- The Washington Times - Tuesday, January 25, 2005

Keeping a dust-free home means more to some than passing the white-glove test. Dust tiny particles of dead skin, mold, pet dander and carpet fibers can trigger allergy and asthma conditions.

Eradicating dust isn’t feasible, but a combination of strict cleaning measures and air filtration can limit its impact.

Joyce Abdallah of Love My Home cleaning service in Alexandria, says her clients differ when it comes to the dust swirling around them.

“A lot of customers say they don’t have any dust . It depends on their ducts,” Ms. Abdallah says. Others suffer from higher levels of dust because of nearby construction projects.

She recommends changing one’s heating, ventilation and air conditioning (HVAC) filters every month and making sure the home’s ducts have been cleaned at least once over the past seven years.

Ms. Abdallah says house and apartment dwellers have a modicum of control over how much dust accumulates in their homes. Keeping doors and windows open is an invitation to environmental dust, she says.

A basic approach to dust collection is using a damp cloth to wipe surfaces clean.

That’s only one way to approach the problem, though.

Ms. Abdallah uses a glass-cleaning solution on mirrors and other slick surfaces; she turns to furniture polish to wipe away dust on wood.

Some manufacturers offer nonallergenic vacuum equipment, but anecdotal feedback from her clients says it hasn’t helped them with their allergies.

One ray of hope for those who react to allergy-fueling dust is to install an electronic filter onto their HVAC systems. Ms. Abdallah says one of her customers bought such a unit and is happy with the results.

Craig Ellis, director of sales for Fedders HVACR in Liberty Corner, N.J., says electronic air-filter technology has been around for more than 50 years. Increased interest in air quality has made the gadgetry more popular, he says.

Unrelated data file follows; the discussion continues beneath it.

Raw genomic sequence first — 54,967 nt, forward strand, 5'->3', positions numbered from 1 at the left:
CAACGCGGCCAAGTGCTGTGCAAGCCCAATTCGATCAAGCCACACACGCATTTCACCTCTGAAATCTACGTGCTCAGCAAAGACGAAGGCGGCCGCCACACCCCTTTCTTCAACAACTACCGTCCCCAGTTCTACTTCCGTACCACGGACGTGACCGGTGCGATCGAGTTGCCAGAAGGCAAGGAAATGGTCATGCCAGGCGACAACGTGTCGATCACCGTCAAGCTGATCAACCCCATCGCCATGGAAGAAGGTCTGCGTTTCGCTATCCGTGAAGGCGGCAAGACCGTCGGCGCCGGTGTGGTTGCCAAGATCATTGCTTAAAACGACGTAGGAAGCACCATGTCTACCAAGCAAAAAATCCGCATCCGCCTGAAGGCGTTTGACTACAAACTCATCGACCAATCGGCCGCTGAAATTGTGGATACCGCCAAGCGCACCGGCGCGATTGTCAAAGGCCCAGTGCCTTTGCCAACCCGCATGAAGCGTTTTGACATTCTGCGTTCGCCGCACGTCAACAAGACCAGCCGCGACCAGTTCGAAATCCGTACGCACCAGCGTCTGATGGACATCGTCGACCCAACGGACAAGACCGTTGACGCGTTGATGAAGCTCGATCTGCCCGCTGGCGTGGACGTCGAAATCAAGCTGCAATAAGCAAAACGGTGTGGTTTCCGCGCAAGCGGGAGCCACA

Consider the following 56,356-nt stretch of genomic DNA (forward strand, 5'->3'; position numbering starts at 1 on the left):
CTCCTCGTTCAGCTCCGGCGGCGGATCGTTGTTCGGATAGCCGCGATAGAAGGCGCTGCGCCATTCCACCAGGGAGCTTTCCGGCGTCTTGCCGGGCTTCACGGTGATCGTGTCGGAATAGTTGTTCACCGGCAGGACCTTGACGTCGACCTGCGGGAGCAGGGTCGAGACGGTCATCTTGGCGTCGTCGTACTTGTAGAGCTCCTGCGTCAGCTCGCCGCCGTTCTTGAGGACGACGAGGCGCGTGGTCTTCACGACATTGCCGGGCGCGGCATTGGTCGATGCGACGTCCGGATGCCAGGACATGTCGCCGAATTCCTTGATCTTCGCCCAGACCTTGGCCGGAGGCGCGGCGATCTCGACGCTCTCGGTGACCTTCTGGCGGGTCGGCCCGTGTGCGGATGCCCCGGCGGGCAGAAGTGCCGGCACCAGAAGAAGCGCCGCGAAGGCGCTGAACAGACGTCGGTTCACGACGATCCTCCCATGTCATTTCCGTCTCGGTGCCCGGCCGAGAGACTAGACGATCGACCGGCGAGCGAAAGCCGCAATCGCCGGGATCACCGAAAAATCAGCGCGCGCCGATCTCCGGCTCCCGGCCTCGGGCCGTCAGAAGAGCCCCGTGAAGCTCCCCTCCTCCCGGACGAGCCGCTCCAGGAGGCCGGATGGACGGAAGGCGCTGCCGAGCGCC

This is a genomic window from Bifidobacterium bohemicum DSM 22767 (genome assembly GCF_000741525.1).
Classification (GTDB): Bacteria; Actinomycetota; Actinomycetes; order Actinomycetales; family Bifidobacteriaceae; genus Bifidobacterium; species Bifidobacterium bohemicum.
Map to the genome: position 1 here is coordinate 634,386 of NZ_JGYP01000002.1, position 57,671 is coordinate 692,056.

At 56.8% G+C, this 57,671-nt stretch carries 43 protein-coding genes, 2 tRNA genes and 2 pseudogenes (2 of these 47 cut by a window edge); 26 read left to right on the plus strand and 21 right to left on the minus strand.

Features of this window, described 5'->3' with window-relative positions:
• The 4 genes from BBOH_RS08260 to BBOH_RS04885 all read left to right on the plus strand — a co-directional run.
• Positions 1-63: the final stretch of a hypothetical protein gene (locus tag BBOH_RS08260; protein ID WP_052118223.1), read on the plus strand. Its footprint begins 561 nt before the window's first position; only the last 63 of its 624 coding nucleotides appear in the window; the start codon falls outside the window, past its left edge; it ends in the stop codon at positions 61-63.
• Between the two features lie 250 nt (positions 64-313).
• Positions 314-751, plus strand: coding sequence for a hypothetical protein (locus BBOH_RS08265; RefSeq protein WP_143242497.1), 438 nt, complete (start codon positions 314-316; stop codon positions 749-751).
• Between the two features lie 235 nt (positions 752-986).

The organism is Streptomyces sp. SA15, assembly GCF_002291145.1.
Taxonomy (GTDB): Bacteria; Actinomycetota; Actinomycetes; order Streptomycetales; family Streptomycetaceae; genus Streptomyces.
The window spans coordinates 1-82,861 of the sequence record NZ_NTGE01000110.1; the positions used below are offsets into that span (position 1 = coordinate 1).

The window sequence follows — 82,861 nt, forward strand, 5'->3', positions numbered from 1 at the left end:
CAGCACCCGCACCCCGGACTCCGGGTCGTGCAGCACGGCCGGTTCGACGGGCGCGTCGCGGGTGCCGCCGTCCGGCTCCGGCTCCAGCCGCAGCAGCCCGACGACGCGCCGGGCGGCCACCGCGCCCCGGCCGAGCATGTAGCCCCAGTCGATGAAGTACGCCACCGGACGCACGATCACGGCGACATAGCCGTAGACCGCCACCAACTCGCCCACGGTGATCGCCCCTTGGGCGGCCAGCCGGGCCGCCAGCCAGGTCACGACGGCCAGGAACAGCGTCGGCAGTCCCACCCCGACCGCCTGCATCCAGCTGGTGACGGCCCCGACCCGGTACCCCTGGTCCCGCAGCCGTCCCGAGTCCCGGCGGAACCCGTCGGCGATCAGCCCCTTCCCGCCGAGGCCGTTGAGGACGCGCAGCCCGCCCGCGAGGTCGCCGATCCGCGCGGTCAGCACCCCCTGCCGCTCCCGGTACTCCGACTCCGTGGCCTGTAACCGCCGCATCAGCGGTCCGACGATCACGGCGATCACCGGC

“Look at every major newspaper. They give air-quality reports now,” he says.

Today’s electronic filters feature more reliable components than in the past, and his company’s products require users to clean the filter every three or four months. The company’s electronic filters catch dust; dust mites; pollen; mold spores and other particles, including microscopic bacteria and viruses.

The units contain high-voltage ionizers, which give dust particles caught in the air stream positive charges. The charged particles are introduced to two plates. One is charged positively, which repels the newly excited dust particles, sending them toward a ground plate, where they remain.

“Dirt is a natural adhesive. That’s why you have to dust. It doesn’t just fall off your blinds,” he says.

Generally, the units cost between $600 and $900, including installation, depending on the complexity of the project and how accessible the home’s HVAC system is.

Diamond Bracey, managing partner with Another You cleaning service in Bowie, says many of her clients, particularly those with respiratory ailments, use filter systems to keep dust at bay.

The feather duster is the first tool many think of when it comes to dust removal. Ms. Bracey says home dwellers should spring for an ostrich-feather model. It costs more than a standard feather duster about $20, she estimates but dust clings better to the ostrich feathers, and it sheds less.

Ms. Bracey agrees that furniture polish keeps wood shining like new, but she cautions users to read the fine print. Make sure the polish contains a cleaning agent, she says.

“You don’t want something that’s going to shine or cover up . Sometimes, they actually create a film that attracts more dust,” she says.

Some cleaning professionals say glass surfaces can be treated with newspapers rather than paper towels. Ms. Bracey doesn’t use yesterday’s news because the papers can smear on the surface being cleaned and leave a mess on one’s hands.

An allergy specialist can be a valuable source of dust-busting information.

These professionals know all about a major by-product of dust, the indomitable dust mite. These creatures, so tiny that they can’t be seen by the human eye, feast on pet dander and other dust sources, leaving behind waste products that can trigger allergy and asthma conditions.

Dr. Hafez Daneshvar of the Allergy and Asthma Care Center, which has three locations in Northern Virginia, says humidity gives dust mites a warm welcome.

“More problems with dust mites occur near the oceanside,” Dr. Daneshvar says.

One major way to reduce dust in the home is to remove items where dust can collect. That means reducing the number of stuffed toys and removing unnecessary furniture from the home and opting for hard floors over carpeting, which allows dust to settle. Even curtains are dust collectors, he says. Allergy sufferers might consider shades or other less porous surfaces.

For more extreme dust control, he suggests encasing pillows and mattresses in special covers to keep out dust.

Should a pillow or blanket become too cozy a haven for dust mites, homeowners can wash them in hot water to kill the mites, he says.

Dr. Daneshvar doesn’t dispute that air filters can help those with dust allergies, but he says the costs often can be avoided by trying the preceding tips.

If at all possible, he says, the allergy sufferer should have a friend perform the cleanup and stay clear of the rooms for up to four hours.

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